First Sheldon found in Bakewell
EVIDENCE OF EARLY SHELDONS in Derbyshire is surprisingly difficult to find, with the appearance of a Roger de Scheladon in 1307/08 legal proceedings over a debt the first tangible record.
The 1307/08 record, held in the National Archives at Kew, London, shows Roger de Scheladon of Bachequell (Bakewell) being served with a debtor’s notice forwarded to the Sheriff of Derbyshire by John Kytte, Mayor of Nottingham, concerning the purchase of two sacks of wool, valued at 12 marks a sack. The alleged creditors were John de Maltby, a Nottingham wool merchant, and Matilda Stoyle, also of Nottingham.
We do not know the outcome of the action or any more details about Roger de Scheladon.
Looking for Sheldon evidence in the Derbyshire visitations gives us the appearance of Richard Sheldon in the Visitation of 1662 pointing to a family with roots in the village of Monyash dating back to the late 14th century. No Sheldons are listed in the earlier Visitations of 1569 and 1611.
Magna Britannia, Volume 5, published in 1817 and described as a “general and parochial history” of Derbyshire, records, in its notes on the gentry of the county, that “nine descents of this family are described in the Visitation of 1662”.
The entry goes on to note that arms are not described and, intriguingly, that: “This family is said to be extinct.” The paragraph comes under a section headed “Gentry families extinct since 1500”.
The Derbyshire Visitation of 1662, compiled by our old friend, the noted herald Sir William Dugdale, describes Richard Sheldon as around 30 years old at that time and with a pedigree dating back to a Richard de Scheladon, born around 1385 in Monyash, which is in the southern part of the Peak District, some five miles west of the market town of Bakewell.
Monyash’s fortunes were at their peak in the 14th century, when it prospered through the mining of lead and the granting of a charter for a weekly market.
In modern times, Monyash is a quiet and peaceful village, with a population of a little over 300, barely half of what it was in earlier, more prosperous times. As the hub of a network of footpaths through the hills and dales, it is popular with walkers.
Around 1410, Richard de Scheladon had a son, Hugh, who married Anne, and they in turn had sons Richard, William, Thomas, Henry and John.
Hugh is mentioned in a charter of 1428 and is listed as a “juror holding a free tenement in Monyash” in 1431.
According to another charter: “On the feast of the Purification of the Blessed Virgin Mary, in the time of Henry VI [2 Feb 1436/7], John Asshley, chaplain, granted to Thomas Vernon, John Stafford, William de Monyash, Thomas in the Dale, William Perysson, William Lee, John Clee, and Hugh de Scheladon, all of Monyash, co Derby, a toft and barn in Monyash.”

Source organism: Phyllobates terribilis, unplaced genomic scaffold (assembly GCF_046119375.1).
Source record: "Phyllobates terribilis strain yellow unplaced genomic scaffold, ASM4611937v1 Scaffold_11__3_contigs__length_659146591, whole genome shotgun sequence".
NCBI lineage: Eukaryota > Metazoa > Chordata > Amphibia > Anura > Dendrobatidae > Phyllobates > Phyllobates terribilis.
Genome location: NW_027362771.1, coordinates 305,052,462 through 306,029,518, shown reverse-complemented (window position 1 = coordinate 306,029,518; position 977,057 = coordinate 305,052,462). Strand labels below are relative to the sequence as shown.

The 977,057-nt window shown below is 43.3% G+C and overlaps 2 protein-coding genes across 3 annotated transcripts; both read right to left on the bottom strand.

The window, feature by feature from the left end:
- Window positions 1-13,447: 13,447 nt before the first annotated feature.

Toft is a word of Norse origin and is believed in this instance to have referred to the site of a house and farm.
In 1542, during Henry VIII’s reign, Humfrey Stafford or Eyam, Derbyshire, leased to “Hew Sheldon of Monyahse, jun., yeoman, of a messuage and lands in Monyashe; rent 21s 4d”. The lease is dated March 1. Under property law of the time, a messuage was generally a dwelling house with outbuildings attached to land and usually indicated a farm.
A trawl through the very early parish baptism records for the county, shows one family living in Dronfield, a town in the north-east of the county, between Chesterfield and Sheffield. There we see the christenings of Henry Sheldon (8 Sep 1598) and his sister Jane (28 Sep 1600), with their father given as George.
Dronfield in the 16th century was a centre for sheep farming and the wool trade as well as an early site for coal mining.
An unnamed Sheldon, father Anthony Sheldon, was baptised on 4 May 1602 in Chelmorton, Derbyshire, and another unnamed Sheldon, father William Sheldon, was baptised in 1617 in Bakewell.
As we get into the 17th century so Sheldon birth records mushroom, but it’s puzzling that there should be so few births recorded in the period when records began in the 1550s and the turn of the 17th century.
Just over the county boundary, in the northern end of neighbouring Staffordshire, several Sheldons are listed in the villages of Ellastone and Alstonefield from the 1550s onwards.
Ellastone was the birthplace of probably our the best-known and most-influential historical namesake, Gilbert Sheldon, Archbishop of Canterbury from 1663 to 1677, whose life and times we shall examine in greater detail in future articles.
FOOTNOTE: For more information on Herald Visitations, see <http://www.medievalgenealogy.org.uk/guide/vis.shtml